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When Hurricane Maria sacked Puerto Rico, it did more than take thousands of lives, pulverize houses and dismantle infrastructure. It shredded the island’s tropical forests at an unprecedented rate.
The fierce Category 5 storm, the 10th most intense on record packing ferocious 155 mph winds when it roared ashore, felled trees at twice the rate of previous storms. Some species suffered damage 12 times higher. Now, with a warming planet expected to produce even more storms like Maria, the planet’s tropical forests are likely to be inexorably altered, according to a new study published Monday in the journal Nature Communications.
“These hurricanes are going to kill more trees. They’re going to break more trees,” Maria Uriarte, lead author and Columbia University’s Earth Institute biologist, said in a statement. “Forests will become shorter and smaller, because they won’t have time to regrow, and they will be less diverse.”
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For South Florida, where development has already wiped out much of the pine rocklands and hardwood hammocks that once covered high ground, that could be a death knell. Intense hurricanes have already taken a toll on pine rockland: Hurricane Wilma blasted through one of the few last stands in the Keys on Sugarloaf in 2005. Irma delivered what might be a fatal blow, say Florida International University ecologists trying to understand why the pine rockland has failed to recover.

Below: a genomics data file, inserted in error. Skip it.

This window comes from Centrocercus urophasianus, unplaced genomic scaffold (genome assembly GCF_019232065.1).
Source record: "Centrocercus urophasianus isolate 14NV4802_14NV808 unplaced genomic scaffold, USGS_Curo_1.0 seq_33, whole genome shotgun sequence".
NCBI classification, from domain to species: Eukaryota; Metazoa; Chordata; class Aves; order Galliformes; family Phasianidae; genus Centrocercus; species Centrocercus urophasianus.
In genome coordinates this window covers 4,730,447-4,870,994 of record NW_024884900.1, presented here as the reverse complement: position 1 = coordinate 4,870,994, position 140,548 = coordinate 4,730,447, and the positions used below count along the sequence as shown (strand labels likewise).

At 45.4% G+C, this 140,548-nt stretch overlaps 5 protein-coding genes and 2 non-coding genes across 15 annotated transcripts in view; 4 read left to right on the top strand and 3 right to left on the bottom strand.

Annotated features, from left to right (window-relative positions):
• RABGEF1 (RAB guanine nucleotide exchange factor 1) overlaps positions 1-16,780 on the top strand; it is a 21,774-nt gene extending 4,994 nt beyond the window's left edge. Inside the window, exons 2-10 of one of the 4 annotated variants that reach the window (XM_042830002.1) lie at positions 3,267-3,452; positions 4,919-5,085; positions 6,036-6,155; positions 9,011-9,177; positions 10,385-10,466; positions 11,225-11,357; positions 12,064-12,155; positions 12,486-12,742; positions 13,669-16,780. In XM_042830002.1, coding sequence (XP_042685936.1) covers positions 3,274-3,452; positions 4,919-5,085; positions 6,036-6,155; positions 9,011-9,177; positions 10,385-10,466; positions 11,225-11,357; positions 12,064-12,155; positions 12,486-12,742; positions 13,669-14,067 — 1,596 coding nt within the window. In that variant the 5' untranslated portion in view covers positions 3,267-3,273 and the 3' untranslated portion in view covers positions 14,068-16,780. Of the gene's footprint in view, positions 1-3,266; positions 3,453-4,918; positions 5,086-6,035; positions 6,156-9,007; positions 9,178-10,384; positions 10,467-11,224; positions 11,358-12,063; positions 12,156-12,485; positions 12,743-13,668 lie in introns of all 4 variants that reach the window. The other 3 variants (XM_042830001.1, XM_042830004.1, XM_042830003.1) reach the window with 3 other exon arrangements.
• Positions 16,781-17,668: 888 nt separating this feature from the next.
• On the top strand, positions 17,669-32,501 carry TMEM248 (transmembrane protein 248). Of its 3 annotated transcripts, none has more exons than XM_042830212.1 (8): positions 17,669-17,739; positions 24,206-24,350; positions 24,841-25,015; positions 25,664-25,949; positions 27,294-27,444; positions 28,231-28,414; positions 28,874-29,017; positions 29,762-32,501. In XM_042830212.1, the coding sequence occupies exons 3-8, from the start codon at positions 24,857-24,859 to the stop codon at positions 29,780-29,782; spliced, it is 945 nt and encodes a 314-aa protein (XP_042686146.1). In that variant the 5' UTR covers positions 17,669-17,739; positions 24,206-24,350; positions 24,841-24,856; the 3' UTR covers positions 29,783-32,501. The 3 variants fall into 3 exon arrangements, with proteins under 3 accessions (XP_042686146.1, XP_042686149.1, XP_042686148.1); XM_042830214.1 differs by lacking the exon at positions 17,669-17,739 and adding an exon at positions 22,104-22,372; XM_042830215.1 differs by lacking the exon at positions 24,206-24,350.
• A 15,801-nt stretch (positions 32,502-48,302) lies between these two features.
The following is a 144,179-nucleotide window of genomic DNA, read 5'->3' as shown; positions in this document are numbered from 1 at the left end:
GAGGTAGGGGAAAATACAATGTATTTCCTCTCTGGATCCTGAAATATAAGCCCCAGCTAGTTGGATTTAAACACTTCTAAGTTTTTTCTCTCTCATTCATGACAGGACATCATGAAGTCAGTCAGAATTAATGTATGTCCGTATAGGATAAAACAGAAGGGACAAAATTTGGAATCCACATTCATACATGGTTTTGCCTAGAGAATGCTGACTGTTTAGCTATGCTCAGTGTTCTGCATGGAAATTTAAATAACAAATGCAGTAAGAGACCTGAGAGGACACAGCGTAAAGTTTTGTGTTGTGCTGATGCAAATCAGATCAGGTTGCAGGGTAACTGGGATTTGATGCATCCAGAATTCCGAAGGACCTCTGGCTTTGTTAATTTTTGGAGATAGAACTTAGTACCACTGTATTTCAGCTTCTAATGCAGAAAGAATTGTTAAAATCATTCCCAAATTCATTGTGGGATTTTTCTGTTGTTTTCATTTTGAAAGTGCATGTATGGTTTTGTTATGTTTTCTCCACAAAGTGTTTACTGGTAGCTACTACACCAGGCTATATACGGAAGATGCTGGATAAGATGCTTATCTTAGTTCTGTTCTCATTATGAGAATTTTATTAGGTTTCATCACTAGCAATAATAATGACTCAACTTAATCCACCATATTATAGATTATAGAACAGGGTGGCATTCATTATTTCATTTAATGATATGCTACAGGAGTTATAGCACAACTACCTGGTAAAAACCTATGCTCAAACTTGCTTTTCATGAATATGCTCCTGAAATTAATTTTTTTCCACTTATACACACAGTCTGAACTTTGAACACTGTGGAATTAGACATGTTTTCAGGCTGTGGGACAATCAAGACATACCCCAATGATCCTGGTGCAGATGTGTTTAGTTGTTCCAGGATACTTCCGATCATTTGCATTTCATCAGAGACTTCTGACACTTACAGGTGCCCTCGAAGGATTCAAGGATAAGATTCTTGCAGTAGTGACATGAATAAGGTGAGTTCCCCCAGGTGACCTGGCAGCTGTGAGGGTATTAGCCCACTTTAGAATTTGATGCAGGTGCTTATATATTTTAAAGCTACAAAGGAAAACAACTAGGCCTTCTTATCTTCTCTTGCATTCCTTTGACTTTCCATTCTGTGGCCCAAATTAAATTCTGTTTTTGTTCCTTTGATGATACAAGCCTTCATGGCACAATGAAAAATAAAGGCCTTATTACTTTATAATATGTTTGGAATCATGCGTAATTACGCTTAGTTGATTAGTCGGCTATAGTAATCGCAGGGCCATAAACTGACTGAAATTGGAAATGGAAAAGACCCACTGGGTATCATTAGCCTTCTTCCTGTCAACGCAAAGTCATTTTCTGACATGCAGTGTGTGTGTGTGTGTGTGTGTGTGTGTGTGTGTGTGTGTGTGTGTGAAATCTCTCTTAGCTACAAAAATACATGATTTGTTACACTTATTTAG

When Maria hit Puerto Rico, it dumped up to three feet of rain in places, in addition to lashing the island with punishing winds. Many trees were stripped of leaves, snapped in two or uprooted entirely. The storm was the strongest to hit the island since 1928, the study pointed out.
Uriarte, who has been researching island forests for the past 15 years, zeroed in on a 40-acre area of El Yunque National Forest for this study. The area has been monitored since 1990, so had a trove of data from past hurricanes, including Hugo and Georges, both Category 3 storms.
Maria, she found, killed twice as many trees. Many were among the forest’s slowest growing hardwoods, including soaring tabonucos, or candlewoods, topped by broad canopies, and ausubos, also called bulletwood, with wood too dense to float. Uriarte said these lofty trees provide habitat in the forest for birds and other animals that ignore smaller trees. Most had survived past storms, but Maria plowed them down. About half the trees with broken trunks are expected to die, she said.
While hardwoods fell, Uriarte found skinnier, more flexible trees, including sierra palms, did better. With more intense storms, it’s likely these trees will become more numerous and could change the makeup of the forest.
More downed trees also mean forests may no longer provide one of their biggest benefits to address climate change: soaking up carbon blamed for heating the planet. Instead, dead trees could start emitting carbon, Uriarte said. Fast-growing smaller trees that are more likely to be knocked down by storms could also become more plentiful, adding even more carbon., she said.
“The factors that protected many trees in the past,” Uriarte said, “will no longer apply.”